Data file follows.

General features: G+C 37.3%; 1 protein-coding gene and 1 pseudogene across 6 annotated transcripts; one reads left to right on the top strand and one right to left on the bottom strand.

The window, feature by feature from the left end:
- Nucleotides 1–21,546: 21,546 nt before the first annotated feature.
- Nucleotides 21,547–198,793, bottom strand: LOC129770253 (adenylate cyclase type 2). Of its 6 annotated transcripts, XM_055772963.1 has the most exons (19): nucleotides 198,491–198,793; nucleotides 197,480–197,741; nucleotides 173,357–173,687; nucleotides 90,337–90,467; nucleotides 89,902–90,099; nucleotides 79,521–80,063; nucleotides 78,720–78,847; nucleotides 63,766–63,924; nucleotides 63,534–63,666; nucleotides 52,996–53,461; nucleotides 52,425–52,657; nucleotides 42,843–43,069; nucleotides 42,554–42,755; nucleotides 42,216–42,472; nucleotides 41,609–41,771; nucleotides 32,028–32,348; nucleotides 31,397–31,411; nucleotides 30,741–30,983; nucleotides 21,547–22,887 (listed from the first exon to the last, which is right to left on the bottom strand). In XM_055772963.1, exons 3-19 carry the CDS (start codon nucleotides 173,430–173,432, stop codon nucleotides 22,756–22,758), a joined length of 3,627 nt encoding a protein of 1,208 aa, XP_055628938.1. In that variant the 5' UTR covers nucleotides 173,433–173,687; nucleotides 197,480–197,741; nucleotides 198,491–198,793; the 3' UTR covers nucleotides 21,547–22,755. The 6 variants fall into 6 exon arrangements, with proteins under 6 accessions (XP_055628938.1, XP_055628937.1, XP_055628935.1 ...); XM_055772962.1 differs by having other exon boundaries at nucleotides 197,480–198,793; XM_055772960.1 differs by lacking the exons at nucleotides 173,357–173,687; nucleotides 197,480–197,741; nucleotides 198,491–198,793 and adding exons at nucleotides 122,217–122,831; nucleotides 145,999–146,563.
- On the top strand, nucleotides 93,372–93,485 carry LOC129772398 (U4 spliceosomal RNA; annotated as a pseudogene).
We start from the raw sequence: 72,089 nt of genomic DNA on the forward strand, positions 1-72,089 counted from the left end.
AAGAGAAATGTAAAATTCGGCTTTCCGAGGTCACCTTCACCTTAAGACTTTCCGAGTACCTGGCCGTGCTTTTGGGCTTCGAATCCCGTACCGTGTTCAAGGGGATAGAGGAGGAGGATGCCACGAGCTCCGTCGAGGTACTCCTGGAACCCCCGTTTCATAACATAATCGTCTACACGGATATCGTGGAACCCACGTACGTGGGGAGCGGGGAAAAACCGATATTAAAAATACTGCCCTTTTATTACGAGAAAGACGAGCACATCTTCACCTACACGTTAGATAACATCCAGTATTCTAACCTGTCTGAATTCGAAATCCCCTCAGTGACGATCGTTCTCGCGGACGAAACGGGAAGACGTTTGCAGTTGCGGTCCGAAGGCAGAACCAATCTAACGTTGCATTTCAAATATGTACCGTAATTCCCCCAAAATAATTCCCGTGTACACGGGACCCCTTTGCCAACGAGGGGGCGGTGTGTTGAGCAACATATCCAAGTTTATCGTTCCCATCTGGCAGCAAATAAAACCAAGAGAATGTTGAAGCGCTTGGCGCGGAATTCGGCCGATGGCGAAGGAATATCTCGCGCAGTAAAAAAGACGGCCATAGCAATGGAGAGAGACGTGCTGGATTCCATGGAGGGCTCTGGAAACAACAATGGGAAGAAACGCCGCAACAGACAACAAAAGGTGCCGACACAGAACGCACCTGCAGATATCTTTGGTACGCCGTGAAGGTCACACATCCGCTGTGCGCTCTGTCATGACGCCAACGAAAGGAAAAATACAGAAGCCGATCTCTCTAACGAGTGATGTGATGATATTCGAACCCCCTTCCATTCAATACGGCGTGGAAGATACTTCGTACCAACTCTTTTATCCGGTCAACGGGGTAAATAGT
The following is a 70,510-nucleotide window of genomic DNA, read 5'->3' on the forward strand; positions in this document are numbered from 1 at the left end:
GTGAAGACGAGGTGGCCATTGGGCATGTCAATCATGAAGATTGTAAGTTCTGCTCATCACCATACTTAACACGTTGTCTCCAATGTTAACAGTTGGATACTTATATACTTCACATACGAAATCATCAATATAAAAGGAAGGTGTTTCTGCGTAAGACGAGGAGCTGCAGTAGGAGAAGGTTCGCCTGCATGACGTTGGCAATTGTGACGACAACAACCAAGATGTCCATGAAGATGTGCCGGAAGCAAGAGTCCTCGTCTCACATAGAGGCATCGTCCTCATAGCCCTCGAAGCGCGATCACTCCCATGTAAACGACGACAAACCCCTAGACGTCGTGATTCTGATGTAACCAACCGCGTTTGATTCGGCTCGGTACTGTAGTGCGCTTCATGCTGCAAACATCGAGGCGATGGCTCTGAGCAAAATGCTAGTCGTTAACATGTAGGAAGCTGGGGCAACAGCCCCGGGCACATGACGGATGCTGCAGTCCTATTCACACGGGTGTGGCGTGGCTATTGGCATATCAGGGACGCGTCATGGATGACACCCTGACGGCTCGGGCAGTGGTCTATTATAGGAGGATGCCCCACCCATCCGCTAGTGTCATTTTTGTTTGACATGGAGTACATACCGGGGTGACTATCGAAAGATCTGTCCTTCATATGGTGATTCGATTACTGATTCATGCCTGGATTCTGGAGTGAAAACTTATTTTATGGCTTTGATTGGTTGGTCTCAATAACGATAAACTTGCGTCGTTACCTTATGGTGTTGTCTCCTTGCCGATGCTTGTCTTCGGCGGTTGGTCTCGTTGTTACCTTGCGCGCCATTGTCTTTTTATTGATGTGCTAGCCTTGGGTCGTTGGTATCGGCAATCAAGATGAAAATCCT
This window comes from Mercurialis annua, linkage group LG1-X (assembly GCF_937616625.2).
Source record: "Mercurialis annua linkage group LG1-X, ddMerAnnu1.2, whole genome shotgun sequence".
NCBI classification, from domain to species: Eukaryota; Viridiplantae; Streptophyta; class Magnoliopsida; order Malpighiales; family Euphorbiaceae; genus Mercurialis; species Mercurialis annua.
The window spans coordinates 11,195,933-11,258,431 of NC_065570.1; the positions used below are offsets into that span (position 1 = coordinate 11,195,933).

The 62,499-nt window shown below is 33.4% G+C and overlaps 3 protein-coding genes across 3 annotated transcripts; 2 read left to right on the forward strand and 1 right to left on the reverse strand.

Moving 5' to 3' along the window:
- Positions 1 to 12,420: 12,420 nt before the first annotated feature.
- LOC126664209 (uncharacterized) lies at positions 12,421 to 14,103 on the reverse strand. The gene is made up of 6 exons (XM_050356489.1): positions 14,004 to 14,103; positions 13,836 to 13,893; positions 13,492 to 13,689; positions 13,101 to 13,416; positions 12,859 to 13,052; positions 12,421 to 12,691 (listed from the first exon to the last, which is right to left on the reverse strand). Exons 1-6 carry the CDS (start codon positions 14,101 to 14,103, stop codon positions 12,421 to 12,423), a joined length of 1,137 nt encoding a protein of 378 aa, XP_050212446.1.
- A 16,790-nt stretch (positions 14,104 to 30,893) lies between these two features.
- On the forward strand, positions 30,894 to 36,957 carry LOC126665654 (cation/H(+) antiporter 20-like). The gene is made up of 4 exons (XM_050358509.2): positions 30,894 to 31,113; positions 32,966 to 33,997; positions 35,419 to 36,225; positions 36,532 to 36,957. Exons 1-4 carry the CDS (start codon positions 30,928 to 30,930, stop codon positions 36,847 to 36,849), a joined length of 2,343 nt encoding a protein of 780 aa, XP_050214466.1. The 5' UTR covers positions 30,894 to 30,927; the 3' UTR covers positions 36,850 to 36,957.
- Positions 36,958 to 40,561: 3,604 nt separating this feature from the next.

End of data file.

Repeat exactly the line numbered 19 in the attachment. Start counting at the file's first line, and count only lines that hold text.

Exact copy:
- On the forward strand, positions 30,894 to 36,957 carry LOC126665654 (cation/H(+) antiporter 20-like). The gene is made up of 4 exons (XM_050358509.2): positions 30,894 to 31,113; positions 32,966 to 33,997; positions 35,419 to 36,225; positions 36,532 to 36,957. Exons 1-4 carry the CDS (start codon positions 30,928 to 30,930, stop codon positions 36,847 to 36,849), a joined length of 2,343 nt encoding a protein of 780 aa, XP_050214466.1. The 5' UTR covers positions 30,894 to 30,927; the 3' UTR covers positions 36,850 to 36,957.